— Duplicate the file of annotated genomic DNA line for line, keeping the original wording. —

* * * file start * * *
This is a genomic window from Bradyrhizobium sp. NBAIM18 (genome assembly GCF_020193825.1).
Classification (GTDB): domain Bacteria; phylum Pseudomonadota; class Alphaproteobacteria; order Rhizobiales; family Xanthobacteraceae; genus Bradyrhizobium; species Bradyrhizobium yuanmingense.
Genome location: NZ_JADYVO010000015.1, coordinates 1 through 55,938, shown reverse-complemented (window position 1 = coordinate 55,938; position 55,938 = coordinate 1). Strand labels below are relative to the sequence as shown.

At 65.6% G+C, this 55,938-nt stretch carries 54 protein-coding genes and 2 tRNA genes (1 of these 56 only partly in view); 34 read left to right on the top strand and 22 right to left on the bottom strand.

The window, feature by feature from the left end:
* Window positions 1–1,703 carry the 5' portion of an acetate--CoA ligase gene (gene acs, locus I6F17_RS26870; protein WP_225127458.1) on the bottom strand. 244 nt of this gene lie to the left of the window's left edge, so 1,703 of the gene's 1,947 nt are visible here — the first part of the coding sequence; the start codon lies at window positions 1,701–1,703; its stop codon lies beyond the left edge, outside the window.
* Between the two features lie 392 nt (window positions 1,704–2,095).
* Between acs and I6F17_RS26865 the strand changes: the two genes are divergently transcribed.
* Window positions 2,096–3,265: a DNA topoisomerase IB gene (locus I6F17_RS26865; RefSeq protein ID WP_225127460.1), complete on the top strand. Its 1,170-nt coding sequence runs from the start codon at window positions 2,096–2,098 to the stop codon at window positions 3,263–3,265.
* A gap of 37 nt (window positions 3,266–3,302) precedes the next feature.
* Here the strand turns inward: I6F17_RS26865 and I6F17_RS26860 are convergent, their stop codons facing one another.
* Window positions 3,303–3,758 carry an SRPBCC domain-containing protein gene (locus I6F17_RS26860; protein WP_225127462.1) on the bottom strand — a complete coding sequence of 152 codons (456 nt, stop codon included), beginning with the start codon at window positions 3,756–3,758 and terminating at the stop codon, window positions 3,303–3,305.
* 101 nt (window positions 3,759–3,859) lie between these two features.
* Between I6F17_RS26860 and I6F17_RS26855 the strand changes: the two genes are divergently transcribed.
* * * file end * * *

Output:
This is a genomic window from Bradyrhizobium sp. NBAIM18 (genome assembly GCF_020193825.1).
Classification (GTDB): domain Bacteria; phylum Pseudomonadota; class Alphaproteobacteria; order Rhizobiales; family Xanthobacteraceae; genus Bradyrhizobium; species Bradyrhizobium yuanmingense.
Genome location: NZ_JADYVO010000015.1, coordinates 1 through 55,938, shown reverse-complemented (window position 1 = coordinate 55,938; position 55,938 = coordinate 1). Strand labels below are relative to the sequence as shown.

At 65.6% G+C, this 55,938-nt stretch carries 54 protein-coding genes and 2 tRNA genes (1 of these 56 only partly in view); 34 read left to right on the top strand and 22 right to left on the bottom strand.

The window, feature by feature from the left end:
* Window positions 1–1,703 carry the 5' portion of an acetate--CoA ligase gene (gene acs, locus I6F17_RS26870; protein WP_225127458.1) on the bottom strand. 244 nt of this gene lie to the left of the window's left edge, so 1,703 of the gene's 1,947 nt are visible here — the first part of the coding sequence; the start codon lies at window positions 1,701–1,703; its stop codon lies beyond the left edge, outside the window.
* Between the two features lie 392 nt (window positions 1,704–2,095).
* Between acs and I6F17_RS26865 the strand changes: the two genes are divergently transcribed.
* Window positions 2,096–3,265: a DNA topoisomerase IB gene (locus I6F17_RS26865; RefSeq protein ID WP_225127460.1), complete on the top strand. Its 1,170-nt coding sequence runs from the start codon at window positions 2,096–2,098 to the stop codon at window positions 3,263–3,265.
* A gap of 37 nt (window positions 3,266–3,302) precedes the next feature.
* Here the strand turns inward: I6F17_RS26865 and I6F17_RS26860 are convergent, their stop codons facing one another.
* Window positions 3,303–3,758 carry an SRPBCC domain-containing protein gene (locus I6F17_RS26860; protein WP_225127462.1) on the bottom strand — a complete coding sequence of 152 codons (456 nt, stop codon included), beginning with the start codon at window positions 3,756–3,758 and terminating at the stop codon, window positions 3,303–3,305.
* 101 nt (window positions 3,759–3,859) lie between these two features.
* Between I6F17_RS26860 and I6F17_RS26855 the strand changes: the two genes are divergently transcribed.